The iron-triangle is known as triple constraint namely time, quality and cost. The stage gate approach also considers a project success on time, quality, uncertainty, and cost parameters (Project Management Institute, 2013). The sustainability standard should be put into consideration while choosing the procedures in the project management. Authors studied decision making as the most analytic and significant action to reject and counter various likely threats and challenges of green construction projects. In order to take right decisions and choosing of right measures, the decision makers should enhance and build their information and skills in core areas and subjects to make successful and sustainable projects. It is seen that the methods of choosing right measures or consideration for appropriate decision are very important for sustainable Project management. Furthermore, it is also known that the right decision making is a distinct feature for any decision maker which should be constantly enhanced to attain high productivity and success rate in the actions taken for sustainable project management in light of the taken decisions. A key factor in partnership development is acknowledging the role of collaborative relationship. To increase the collaboration benefit, existing studies sought various antecedents such as collaborative awareness, collaborative culture and technology-driven inter-organizational systems and supplier-buyer cooperation (Shin et al., 2019).
Based on the literature review, a potential study gap for development, analysis, and use of evolutionary computing algorithms for taking efficient decisions on sustainable project management is also observed
2.3. Sustainable Project Business Policies
Attaining sustainability in project management is seen as a significant task which also ensures value and benefits in overall operations. Sustainability is easily gauged by three common factors which are: environmental factor, financial factor and social factor. Infrastructural projects, product sustainability and development process are imperative in the light of having high impacts on environmental and social factors. Sustainable project management becomes necessary for infrastructure projects experiencing differentiations to the society and engaging collaborators with varied interests and expectations.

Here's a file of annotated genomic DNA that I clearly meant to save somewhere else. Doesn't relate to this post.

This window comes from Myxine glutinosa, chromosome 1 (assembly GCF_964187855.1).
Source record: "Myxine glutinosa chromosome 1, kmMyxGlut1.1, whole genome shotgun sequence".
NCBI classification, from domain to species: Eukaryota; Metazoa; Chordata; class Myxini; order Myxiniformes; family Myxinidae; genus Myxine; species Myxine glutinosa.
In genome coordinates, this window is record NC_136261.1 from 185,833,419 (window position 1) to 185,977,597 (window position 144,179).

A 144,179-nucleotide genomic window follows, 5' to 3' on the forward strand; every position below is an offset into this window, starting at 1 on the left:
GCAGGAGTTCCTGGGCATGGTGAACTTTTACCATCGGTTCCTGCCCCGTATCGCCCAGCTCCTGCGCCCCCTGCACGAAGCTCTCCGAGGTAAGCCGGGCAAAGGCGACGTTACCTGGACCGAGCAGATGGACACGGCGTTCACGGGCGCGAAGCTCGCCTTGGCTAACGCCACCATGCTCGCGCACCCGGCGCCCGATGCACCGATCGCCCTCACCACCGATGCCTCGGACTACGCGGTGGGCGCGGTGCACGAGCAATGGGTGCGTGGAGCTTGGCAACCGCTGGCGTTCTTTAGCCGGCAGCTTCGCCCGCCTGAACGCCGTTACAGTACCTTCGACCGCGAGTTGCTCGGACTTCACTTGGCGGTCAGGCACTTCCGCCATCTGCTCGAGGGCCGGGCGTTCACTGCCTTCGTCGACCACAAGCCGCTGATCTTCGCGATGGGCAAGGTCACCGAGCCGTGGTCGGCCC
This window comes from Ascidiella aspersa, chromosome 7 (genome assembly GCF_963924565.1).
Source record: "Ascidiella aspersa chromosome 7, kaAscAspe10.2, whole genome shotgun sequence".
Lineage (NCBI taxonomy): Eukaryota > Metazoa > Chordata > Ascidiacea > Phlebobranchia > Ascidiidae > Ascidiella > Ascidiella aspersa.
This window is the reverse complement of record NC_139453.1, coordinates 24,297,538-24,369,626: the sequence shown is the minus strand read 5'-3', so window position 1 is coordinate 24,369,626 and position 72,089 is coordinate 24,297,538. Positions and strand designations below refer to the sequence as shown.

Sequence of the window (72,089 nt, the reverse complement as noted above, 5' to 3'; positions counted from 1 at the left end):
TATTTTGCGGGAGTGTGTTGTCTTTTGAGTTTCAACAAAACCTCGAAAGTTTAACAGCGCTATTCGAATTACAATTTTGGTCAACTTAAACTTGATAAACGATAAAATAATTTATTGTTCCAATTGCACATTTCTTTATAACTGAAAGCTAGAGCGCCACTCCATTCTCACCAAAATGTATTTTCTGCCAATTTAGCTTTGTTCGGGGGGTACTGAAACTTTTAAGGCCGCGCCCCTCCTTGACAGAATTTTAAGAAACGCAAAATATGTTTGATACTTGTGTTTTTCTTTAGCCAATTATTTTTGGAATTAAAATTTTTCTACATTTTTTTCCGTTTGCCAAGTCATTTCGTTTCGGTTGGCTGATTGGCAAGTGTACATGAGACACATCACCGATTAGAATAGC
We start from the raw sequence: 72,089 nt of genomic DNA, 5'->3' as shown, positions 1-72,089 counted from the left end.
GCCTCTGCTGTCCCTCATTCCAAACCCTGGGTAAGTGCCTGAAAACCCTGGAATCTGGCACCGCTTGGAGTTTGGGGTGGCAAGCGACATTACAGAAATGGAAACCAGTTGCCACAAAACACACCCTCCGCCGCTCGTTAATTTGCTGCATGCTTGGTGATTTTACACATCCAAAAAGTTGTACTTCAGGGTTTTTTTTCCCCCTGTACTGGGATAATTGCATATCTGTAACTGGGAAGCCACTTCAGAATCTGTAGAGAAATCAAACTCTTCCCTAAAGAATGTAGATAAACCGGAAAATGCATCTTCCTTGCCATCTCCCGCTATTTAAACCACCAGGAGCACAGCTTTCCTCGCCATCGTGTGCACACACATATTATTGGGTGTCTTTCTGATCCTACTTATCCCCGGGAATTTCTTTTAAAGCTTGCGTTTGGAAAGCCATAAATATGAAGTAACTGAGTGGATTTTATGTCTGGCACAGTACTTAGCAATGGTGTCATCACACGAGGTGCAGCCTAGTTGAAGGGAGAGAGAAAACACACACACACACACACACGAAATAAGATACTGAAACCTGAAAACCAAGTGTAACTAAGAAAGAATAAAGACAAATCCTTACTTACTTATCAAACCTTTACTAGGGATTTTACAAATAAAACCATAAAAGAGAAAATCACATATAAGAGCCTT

Having power over the project promotes achievement of set targets of the project but for attaining sustainability in projects more versatile sustainability inclined project control practices should be considered, especially in control of infrastructure projects (Kivilä et al., 2017). The control exerted on project execution phase for an infrastructure project is highly desirable for sustainability in project management. There must be an appropriate consideration for usage of sustainability during the project execution, project control procedures and mutual agreement between the project stakeholders.
Nowadays research aims at sustainability by targeting the project and also adopting into the project management procedures (Gareis et al., 2013; Silvius & Schipper, 2014). Researchers have analyzed and assessed sustainability-driven performance factors for the project management but little attention has been given to the building the project control procedures and practices to achieve throughout sustainability in the project targets particularly in the field of infrastructure delivery projects. Based on literature, it is seen that there is a limited widely accepted interpretation for the sustainable project management or the sustainability in project management (Aarseth et al., 2017).